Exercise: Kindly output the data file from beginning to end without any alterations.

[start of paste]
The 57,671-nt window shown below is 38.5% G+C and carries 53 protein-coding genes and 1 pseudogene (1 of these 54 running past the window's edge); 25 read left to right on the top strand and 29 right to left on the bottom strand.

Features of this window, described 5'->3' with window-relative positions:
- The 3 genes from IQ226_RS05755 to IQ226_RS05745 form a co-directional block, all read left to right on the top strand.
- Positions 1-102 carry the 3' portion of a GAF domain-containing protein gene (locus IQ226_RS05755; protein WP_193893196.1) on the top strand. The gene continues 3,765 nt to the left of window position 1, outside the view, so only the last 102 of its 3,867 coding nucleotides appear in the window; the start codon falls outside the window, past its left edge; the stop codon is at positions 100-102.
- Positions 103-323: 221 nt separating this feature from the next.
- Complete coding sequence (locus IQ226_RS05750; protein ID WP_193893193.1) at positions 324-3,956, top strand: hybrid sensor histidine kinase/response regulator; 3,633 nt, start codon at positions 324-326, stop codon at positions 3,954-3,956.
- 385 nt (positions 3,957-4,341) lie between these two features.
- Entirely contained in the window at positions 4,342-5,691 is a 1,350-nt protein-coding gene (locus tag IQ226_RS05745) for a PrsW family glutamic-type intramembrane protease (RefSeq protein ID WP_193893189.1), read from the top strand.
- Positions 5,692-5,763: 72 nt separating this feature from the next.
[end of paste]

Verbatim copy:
The 57,671-nt window shown below is 38.5% G+C and carries 53 protein-coding genes and 1 pseudogene (1 of these 54 running past the window's edge); 25 read left to right on the top strand and 29 right to left on the bottom strand.

Features of this window, described 5'->3' with window-relative positions:
- The 3 genes from IQ226_RS05755 to IQ226_RS05745 form a co-directional block, all read left to right on the top strand.
- Positions 1-102 carry the 3' portion of a GAF domain-containing protein gene (locus IQ226_RS05755; protein WP_193893196.1) on the top strand. The gene continues 3,765 nt to the left of window position 1, outside the view, so only the last 102 of its 3,867 coding nucleotides appear in the window; the start codon falls outside the window, past its left edge; the stop codon is at positions 100-102.
- Positions 103-323: 221 nt separating this feature from the next.
- Complete coding sequence (locus IQ226_RS05750; protein ID WP_193893193.1) at positions 324-3,956, top strand: hybrid sensor histidine kinase/response regulator; 3,633 nt, start codon at positions 324-326, stop codon at positions 3,954-3,956.
- 385 nt (positions 3,957-4,341) lie between these two features.
- Entirely contained in the window at positions 4,342-5,691 is a 1,350-nt protein-coding gene (locus tag IQ226_RS05745) for a PrsW family glutamic-type intramembrane protease (RefSeq protein ID WP_193893189.1), read from the top strand.
- Positions 5,692-5,763: 72 nt separating this feature from the next.